It appears that the skeletal muscles of the body are the primary resource for returning fluids from the interstitial spaces to and through the veins and lymphatic vessels. When skeletal muscles contract the interstitial space is squeezed and its volume reduced. The waste products of the cells are forced into the venous side of the capillary beds and the lymphatic vessels. When the muscles relax, the area of the interstitial space increases and it is filled with fuel & oxygen-rich blood drawn from the arterial side of the capillary beds. There are many forces at work here from breathing to osmotic pressure to action of the smooth muscle of arteries and veins, but the action to the skeletal muscle is by far the largest single factor. Consider the skeletal muscles as the ‘return heart’, as it is the main pump for the movement of fluids in the interstitial space.
The main components of ‘morbific matter‘ in the body is cellular waste and dead cell debris. If Dr. Sydemham’s hypothesis is true, then anything that interferes with the migration of waste product from the cells‘ walls to the veins and lymphatic vessels is a main contributor to disease.
The hypothesis here is that nothing compromises the viability of the interstitial space more than chronic hypertonicity. Certainly, diet and activity are important factors, but the reduction of interstitial space volume resulting from hypertonicity, as well as the pressure it exerts on arteries, veins and lymphatic vessels, has the most problematic impact.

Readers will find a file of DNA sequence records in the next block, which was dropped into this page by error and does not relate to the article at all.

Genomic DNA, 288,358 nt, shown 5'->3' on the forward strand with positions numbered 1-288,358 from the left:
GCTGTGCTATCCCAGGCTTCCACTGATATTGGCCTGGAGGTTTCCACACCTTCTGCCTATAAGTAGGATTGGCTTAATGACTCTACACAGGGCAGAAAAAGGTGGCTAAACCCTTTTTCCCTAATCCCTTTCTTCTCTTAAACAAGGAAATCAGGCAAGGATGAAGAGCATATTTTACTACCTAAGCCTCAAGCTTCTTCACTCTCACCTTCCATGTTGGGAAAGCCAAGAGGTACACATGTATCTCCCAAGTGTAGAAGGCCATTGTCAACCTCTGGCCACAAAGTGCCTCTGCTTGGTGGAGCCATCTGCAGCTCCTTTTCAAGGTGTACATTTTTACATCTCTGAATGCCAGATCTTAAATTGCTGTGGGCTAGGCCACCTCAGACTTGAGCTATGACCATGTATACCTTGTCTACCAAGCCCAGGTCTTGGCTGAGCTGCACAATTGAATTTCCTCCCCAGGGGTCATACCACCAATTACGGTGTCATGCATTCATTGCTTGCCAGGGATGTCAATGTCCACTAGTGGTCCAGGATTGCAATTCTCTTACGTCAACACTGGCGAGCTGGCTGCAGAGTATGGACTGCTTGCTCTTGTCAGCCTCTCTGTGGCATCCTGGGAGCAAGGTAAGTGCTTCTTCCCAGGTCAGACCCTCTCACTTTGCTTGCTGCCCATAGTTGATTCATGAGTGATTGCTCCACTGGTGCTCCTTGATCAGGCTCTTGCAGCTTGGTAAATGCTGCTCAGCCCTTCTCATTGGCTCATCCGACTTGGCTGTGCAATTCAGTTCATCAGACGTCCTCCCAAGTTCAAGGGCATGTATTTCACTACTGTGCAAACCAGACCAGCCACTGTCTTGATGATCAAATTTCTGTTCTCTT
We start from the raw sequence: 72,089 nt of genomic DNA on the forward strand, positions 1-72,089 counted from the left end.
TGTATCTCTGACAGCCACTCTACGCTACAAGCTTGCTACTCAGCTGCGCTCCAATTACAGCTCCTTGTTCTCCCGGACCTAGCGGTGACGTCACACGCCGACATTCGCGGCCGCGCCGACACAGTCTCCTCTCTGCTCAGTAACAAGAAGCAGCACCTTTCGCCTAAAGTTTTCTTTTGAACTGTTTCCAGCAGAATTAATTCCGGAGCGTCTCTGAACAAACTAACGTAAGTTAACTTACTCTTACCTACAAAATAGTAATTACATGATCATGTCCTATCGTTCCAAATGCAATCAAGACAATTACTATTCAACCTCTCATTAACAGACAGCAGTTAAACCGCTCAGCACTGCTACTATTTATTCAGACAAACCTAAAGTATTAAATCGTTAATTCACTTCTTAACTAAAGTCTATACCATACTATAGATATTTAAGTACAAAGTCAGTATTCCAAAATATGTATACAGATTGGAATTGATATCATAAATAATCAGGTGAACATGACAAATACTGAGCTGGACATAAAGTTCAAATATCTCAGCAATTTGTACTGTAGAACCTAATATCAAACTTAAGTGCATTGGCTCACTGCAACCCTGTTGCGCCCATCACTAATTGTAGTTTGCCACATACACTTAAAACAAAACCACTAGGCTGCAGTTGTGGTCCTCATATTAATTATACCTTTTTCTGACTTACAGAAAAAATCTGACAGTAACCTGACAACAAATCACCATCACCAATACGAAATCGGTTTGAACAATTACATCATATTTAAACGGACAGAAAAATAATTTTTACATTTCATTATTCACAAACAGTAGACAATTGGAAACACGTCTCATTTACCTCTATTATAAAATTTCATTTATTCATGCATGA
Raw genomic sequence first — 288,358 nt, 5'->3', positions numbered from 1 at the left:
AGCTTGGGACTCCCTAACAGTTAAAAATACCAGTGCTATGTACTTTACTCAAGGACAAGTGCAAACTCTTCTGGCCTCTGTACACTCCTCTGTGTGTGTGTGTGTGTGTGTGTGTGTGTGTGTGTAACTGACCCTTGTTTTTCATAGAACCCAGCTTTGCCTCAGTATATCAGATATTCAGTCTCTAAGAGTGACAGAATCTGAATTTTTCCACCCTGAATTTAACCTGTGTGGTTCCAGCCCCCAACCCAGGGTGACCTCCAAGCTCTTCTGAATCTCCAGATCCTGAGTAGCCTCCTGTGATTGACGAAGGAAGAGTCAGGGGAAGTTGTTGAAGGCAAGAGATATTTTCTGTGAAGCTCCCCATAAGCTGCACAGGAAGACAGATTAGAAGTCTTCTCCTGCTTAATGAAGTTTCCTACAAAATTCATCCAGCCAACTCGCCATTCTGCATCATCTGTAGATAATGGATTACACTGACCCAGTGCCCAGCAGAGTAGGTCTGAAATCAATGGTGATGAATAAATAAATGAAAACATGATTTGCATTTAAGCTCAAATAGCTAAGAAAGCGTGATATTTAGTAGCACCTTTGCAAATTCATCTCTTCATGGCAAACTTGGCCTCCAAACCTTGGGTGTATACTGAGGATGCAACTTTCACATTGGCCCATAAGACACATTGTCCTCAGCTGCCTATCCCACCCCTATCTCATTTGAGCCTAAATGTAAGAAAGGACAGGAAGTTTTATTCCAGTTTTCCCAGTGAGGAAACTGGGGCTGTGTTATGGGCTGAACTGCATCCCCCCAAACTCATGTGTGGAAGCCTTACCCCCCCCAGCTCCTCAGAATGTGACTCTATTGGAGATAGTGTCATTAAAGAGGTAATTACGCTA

Examination of the dynamics of skeletal muscle tonicity on the volume of the interstitial space
The ligaments surrounding joints and the joint capsules are not designed to support and stabilize joints alone. They are designed to do it with muscle tone (see “Job’s Body” by Deane Juhan, Chapter 7 ‘Required Tension’, p.202).
To begin, I will define ideal skeletal muscle tonicity as the tone it takes to support the joints and circulate the fluids of the body both static or resting muscle tone (no significant body exertion – e.g., lying down ) , and dynamic or active muscle tone (the body is moving – e.g.,walking), and no more. Any muscle tone in addition to the tone necessary to support the joints, circulate the fluids and move the body would be defined as hypertonicity. Now, let’s compare the quality of the interstitial space under ideal as opposed to hypertonic conditions.